Hubert Tran, Contributing Photographer

Korean American Students at Yale celebrated its 40th anniversary this past weekend. Hundreds of students gathered for the celebration, which centered around the theme of “inyeon” and recognition of the organization’s establishment in 1984. 

“Inyeon is about the deeply special and mystical relationships that we foster with the people that seem to walk into our lives without reason,” Andrew Lee ’27, KASY’s Cultural Chair, said. “Inyeon is a beautiful testament to the way in which we explore the invisible threads that connect us.”

KASY started its celebration with its annual formal, hosted at NOA on Thursday night. This year’s theme was “A Mid-Seoul Night’s Dream.” On Friday, KASY hosted its annual cultural show with student performances and the screening of the KASY board skit. The show was an ode to Korean and Korean American culture in all of its shapes and forms. 

On Saturday, students had the opportunity to gather in a campfire discussion to decorate cookies with the South Korean flag and the Korean Unification Flag as they learned about the history of the former. On Sunday, KASY weekend closed with a Black Day, an unofficial Korean holiday where single people celebrate their singlehood by eating jjajangmyeon, or noodles in blackbean sauce, with each other. Yale students and staff enjoyed many other Korean delicacies, such as Korean BBQ chicken, throughout the weekend. 

KASY was formed in 1984 by a group of students interested in advancing the cultural, social and political interests of the Korean and Korean American community at Yale. KASY and Korean Language Professor Seungja Choi were instrumental in establishing the Korean Language Program at Yale. As the Korean diasporic community expands, members of the organization hope that the weekend can stand as an opportunity for the Korean American community to explore their identities. 

“This is the first year where we raised both the South Korean flag and the Korean unification flag at our cultural show to honor the diasporic Korean identities, especially those who don’t trace their roots back to South Korea, and the hopes for decolonization and liberation globally,” said Mark Lee, KASY’s co-president.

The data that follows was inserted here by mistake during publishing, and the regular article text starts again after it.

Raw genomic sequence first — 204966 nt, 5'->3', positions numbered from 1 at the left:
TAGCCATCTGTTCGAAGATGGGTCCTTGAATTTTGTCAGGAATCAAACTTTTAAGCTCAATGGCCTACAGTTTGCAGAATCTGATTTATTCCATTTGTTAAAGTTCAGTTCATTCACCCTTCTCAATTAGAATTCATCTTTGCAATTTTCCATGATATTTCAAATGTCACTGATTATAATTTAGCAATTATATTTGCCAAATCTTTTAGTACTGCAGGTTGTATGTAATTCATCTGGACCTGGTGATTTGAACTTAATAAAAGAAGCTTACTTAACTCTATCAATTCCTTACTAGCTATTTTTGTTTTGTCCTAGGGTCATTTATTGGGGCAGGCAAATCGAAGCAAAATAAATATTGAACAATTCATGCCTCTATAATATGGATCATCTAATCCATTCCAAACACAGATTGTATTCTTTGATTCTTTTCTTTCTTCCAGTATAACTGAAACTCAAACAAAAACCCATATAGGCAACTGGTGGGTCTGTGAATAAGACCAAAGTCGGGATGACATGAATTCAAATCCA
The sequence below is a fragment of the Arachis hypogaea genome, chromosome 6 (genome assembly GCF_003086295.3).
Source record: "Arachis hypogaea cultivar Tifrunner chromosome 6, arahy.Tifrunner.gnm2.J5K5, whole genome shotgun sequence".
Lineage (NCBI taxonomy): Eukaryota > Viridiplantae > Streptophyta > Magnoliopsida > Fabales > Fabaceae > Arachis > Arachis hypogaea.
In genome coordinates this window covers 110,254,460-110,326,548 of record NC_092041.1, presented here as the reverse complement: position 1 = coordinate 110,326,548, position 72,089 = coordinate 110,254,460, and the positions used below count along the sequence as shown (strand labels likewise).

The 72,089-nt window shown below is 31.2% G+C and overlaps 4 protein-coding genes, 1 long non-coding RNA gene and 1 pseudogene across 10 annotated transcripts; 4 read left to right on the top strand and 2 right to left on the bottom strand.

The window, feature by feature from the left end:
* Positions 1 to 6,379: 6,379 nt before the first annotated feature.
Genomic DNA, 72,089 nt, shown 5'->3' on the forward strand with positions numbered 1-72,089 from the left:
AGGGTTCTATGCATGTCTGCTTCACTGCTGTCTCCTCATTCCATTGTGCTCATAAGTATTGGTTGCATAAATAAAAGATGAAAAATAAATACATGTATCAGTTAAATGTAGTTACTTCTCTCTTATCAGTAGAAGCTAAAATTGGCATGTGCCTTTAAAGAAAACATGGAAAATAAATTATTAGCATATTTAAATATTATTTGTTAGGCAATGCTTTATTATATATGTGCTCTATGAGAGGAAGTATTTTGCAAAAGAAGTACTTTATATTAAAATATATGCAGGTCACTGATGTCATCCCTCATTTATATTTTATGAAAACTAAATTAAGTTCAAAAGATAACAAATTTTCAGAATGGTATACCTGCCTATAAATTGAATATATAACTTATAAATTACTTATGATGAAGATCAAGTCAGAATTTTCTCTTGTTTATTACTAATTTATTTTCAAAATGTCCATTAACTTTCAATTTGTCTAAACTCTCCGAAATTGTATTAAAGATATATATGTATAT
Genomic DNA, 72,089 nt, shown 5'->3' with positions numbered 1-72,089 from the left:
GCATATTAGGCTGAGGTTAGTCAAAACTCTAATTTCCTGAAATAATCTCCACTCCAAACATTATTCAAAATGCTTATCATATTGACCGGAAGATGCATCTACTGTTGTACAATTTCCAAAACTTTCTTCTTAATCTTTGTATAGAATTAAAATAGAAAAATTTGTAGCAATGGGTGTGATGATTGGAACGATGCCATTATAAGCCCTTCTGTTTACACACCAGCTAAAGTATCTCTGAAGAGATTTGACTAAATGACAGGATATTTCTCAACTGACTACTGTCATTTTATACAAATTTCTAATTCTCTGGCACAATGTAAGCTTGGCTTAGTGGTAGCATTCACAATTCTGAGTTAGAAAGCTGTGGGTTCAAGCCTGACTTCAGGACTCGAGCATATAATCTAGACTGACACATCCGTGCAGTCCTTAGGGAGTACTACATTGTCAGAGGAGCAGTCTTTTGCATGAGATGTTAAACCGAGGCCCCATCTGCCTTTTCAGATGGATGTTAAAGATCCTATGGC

During the cultural show, student groups such as Yale UNITY, Yale Movement and Yale Taekwondo performed pieces as a recognition of their Korean heritage. 

KASY board also filmed a skit directed and written by Jane Park ’26, who is also a staff reporter for the News. The skit was a take on Celine Song’s “Past Lives” and an exploration of inyeon as Yale students navigate the difficult realm of radical love, resistance and identity. 

“I have not been able to experience a dedicated space to the exploration and formation of Korean culture in the way that I was able to experience it in this year’s cultural show,” Joshua Jin ’27 said. “Acknowledging the distinct identities of Korean Americans and Koreans alike through our collective interests in the arts was a powerful reminder of what our place on this campus can and should be.”

The presence of Korean organizations on campus continues to grow. Yale UNITY, a Korean traditional drumming group, was revived this year. Other groups, such as Hanppuri, KASY, Hangarak, Baram and Movement, are organizations focused on promoting Korean culture. 

While KASY is part of the Asian American Cultural Center, students expressed gratitude for the organization as a dedicated space for the appreciation and recognition of Korean American culture and history. 

“KASY weekend was to not only celebrate but recognize the efforts students and faculty made in 1984 and the years leading up to it as they founded KASY,” said Stella Choi ’26, KASY’s co-president alongside Lee. “For me, Yale is unfathomable without KASY. I can’t imagine what Yale would have been like without KASY.”

KASY was founded in 1984.